In fast fibers, the same effect can be achieved by carefully changing the loading parameters in interval training: briefer and more powerful work; longer and active rest. You must stop each set of a high power exercise at the point where the alactic tank is starting to run low but anaerobic glycolysis has not had the time to rev up all to full speed—typically at ten to twenty seconds. Then you must rest longer than what you are accustomed to in order to permit the fatigue and the acid to dissipate. The rest must be active—walking around, jogging, “fast and loose” drills, etc. Easy movement speeds up the elimination of acid.

Prof. Selouyanov sums up mitochondria producing AGT:

…every muscular contraction must be performed with a near-maximal intensity but average intensity of the exercise should not exceed the anaerobic threshold power. In this case all muscle fibers are active in the exercise but, thanks to regulation of the rest pause and the period of muscular relaxation, complete clearance of metabolic products of anaerobic glycolysis must be assured.

This is where the talk test comes in. American research showed that the highest exercise intensity at which you can still talk comfortably places you slightly below the An—if you are not sure whether you are comfortable or not, you are at or slightly above the AnT. (You can also use a heart rate monitor to optimize your Kettlebell Simple & Sinister training intensity instead of the talk test. Al Ciampa, SFG and I tell you how in this blog.)

Now what happens if you rest less, and start your next set while you are still huffing and puffing? Presumably, the mitochondria growing machinery comes to a halt or at least slows down. The endurance you are developing will be more glycolytic in nature and your body composition will be improving through different physiological mechanisms.

Applying the Science to Your Training

There are pros and cons of glycolytic training (I have touched on them briefly in the past and will expand in the future). The most immediate con is the inability to sustain high quality daily training and to have high energy and readiness. Decades ago, the Soviets recognized that predominantly glycolytic training is most stressful to the endocrine system and thus can easily lead to overtraining. Or at least make you feel sore and tired, which is at odds with the stated goals of S&S.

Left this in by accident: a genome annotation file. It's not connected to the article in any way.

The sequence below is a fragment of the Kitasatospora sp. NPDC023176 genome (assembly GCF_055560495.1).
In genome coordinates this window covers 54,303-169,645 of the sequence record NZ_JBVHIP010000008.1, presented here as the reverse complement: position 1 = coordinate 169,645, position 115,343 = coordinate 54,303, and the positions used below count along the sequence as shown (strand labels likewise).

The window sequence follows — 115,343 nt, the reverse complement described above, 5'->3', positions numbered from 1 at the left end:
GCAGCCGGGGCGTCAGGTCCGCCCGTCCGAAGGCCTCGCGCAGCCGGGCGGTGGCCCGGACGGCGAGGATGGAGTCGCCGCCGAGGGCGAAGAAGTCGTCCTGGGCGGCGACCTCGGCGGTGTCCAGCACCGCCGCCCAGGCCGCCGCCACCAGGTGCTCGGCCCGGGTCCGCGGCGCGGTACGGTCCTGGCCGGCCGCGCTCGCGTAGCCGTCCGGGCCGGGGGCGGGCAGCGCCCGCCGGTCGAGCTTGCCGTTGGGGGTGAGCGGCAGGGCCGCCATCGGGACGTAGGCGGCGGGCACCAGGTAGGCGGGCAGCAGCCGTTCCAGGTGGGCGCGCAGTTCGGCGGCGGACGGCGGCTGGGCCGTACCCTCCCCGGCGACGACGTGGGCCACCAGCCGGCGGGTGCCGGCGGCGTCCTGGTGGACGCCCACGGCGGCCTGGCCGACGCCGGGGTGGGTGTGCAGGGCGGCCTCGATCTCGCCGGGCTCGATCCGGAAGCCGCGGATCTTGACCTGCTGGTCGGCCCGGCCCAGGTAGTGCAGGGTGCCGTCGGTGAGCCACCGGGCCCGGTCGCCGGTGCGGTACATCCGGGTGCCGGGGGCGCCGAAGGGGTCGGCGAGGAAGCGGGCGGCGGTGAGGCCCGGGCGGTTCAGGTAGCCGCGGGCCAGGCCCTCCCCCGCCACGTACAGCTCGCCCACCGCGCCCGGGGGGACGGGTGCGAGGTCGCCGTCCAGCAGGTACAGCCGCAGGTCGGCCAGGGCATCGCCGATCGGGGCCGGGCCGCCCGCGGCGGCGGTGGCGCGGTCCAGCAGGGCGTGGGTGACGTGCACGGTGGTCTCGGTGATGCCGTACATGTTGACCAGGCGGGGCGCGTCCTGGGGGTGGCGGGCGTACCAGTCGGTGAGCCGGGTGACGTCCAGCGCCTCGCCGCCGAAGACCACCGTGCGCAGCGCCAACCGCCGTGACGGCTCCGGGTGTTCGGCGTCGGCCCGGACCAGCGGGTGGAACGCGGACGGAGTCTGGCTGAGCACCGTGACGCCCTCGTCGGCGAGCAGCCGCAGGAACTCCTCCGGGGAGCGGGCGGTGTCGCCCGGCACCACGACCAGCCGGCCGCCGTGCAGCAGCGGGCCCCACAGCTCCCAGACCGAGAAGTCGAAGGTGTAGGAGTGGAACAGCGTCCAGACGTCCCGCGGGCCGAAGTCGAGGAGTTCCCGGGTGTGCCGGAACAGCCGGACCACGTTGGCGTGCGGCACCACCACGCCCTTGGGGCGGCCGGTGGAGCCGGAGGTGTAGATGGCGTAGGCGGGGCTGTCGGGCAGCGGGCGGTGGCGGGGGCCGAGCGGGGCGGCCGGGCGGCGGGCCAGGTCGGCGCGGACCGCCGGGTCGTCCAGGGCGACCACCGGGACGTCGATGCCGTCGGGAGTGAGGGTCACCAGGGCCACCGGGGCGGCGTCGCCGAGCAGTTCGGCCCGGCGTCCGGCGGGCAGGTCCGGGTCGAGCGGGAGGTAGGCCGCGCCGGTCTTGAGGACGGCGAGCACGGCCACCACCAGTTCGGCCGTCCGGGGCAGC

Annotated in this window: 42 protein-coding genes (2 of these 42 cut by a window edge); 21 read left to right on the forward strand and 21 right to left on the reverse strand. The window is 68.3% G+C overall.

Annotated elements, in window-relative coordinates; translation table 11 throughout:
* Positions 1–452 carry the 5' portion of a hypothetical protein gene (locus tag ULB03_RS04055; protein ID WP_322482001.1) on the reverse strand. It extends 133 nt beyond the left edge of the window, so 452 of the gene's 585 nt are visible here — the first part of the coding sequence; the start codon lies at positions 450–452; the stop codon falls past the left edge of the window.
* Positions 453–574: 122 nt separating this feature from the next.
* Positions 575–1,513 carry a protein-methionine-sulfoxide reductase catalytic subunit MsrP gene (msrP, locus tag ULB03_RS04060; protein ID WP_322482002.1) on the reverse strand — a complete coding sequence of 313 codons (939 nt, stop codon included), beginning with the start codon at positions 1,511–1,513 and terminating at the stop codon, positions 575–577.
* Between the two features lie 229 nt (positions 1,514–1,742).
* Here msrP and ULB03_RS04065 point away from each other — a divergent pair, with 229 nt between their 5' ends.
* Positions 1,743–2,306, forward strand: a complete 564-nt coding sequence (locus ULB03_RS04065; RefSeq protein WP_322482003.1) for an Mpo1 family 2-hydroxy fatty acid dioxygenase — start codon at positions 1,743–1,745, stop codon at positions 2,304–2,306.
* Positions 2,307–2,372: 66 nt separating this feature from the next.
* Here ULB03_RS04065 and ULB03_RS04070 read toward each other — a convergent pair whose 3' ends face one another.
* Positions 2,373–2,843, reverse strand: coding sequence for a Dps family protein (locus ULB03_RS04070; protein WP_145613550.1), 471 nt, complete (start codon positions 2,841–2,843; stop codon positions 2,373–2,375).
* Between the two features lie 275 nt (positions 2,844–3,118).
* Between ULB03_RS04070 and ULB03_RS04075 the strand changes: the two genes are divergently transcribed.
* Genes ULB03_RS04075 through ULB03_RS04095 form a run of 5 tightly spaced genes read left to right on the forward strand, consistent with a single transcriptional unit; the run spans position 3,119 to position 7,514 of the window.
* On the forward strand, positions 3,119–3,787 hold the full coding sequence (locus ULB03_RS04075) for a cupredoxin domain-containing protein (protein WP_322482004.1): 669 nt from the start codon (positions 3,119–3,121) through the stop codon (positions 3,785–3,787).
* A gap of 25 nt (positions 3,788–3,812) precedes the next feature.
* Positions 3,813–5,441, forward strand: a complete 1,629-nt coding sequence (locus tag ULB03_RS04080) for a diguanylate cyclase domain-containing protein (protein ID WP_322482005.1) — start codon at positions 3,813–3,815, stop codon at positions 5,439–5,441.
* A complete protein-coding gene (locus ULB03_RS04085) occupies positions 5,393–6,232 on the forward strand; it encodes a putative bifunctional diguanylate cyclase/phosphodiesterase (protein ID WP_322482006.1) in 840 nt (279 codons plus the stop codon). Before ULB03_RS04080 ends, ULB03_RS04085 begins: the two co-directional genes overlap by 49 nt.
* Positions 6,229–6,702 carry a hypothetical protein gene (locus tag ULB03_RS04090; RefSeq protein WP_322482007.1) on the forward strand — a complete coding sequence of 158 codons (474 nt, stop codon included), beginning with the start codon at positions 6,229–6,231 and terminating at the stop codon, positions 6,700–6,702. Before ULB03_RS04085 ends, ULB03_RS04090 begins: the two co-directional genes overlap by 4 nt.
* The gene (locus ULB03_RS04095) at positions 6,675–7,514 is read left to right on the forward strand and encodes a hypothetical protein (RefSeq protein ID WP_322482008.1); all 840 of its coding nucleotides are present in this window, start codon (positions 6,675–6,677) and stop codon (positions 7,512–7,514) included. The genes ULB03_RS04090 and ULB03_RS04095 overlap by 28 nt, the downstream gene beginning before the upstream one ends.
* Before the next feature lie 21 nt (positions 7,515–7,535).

In summary, your Simple & Sinister progression tactic is:

Most of your S&S sessions do not rush the clock and wait until you can pass the talk test before your next set. On the last session of each week push harder and occasionally all out and test yourself.

Pavel Tsatsouline
Founder and Chairman
Pavel Tsatsouline is the Founder and Chairman of StrongFirst, Inc.

63 thoughts on “Simple & Sinister Progression Tactic

  • Sorry, probably not the right place to ask this, but even after bothering the people on the forums about this, I still am not sure as to why someone would choose to follow the “Enter the Kettlebell” system over S&S or vice versa. I’ve been a bit perplexed as to why there are two apparently competing programmes like this from the same Strongfirst philosophy. It they’re equal and it’s just by individual preference, then I’ll keep at S&S forever because I like daily consistency – my personality is like this, but if Enter the Kettlebell (ROP) is better or for people who are a bit more serious about weightlifting then I wouldn’t want to miss out on it.

  • hmmm…
    trying to restart S&S I changed how I would progress. My limit has typically been my lungs…

    Normally one does one set at the top of the minute. You start with 5×10 in 5 minutes and eventually add a set when you can until eventually you do 10×10 in 10. In the past i found it hard to keep making progress.

    I’m trying a tweak that appears to be working better so far for me. Keep the swing portion to 10 minutes regardless of sets. One set every two minutes when 5×10. That does mean more rest when you start with less sets. When you add a set you front load it with only one minute, the remainder of the sets stay at 2 minutes of rest. The first minute of rest I’m marching in place with gusto. The second minute of rest I’m slowing down, shaking it out, doing some mobility drills. This is just a small trick that I find is making my progress “easier”.

    total sets: rest per set
    5: 5×120
    6: 1×60 5×120
    7: 3×60 4×120
    8: 5×60 3×120
    9: 7×60 2×120
    10: 10×60

  • Andy, the problem is not lactate but H+. Although the mechanisms of excess H+ formation during anaerobic glycolysis may be more complex than simple disassociation of lactic acid into lactate and H+ (Robergs et al. 2004), H+ still remains the bad guy.

  • Sound training advice, although as the article acknowledges, the science of lactate utilisation is an area of active research and popular misconceptions abound.
    Readers interested in the background theory would do well to check out the papers of Dr George Brooks at Berkeley.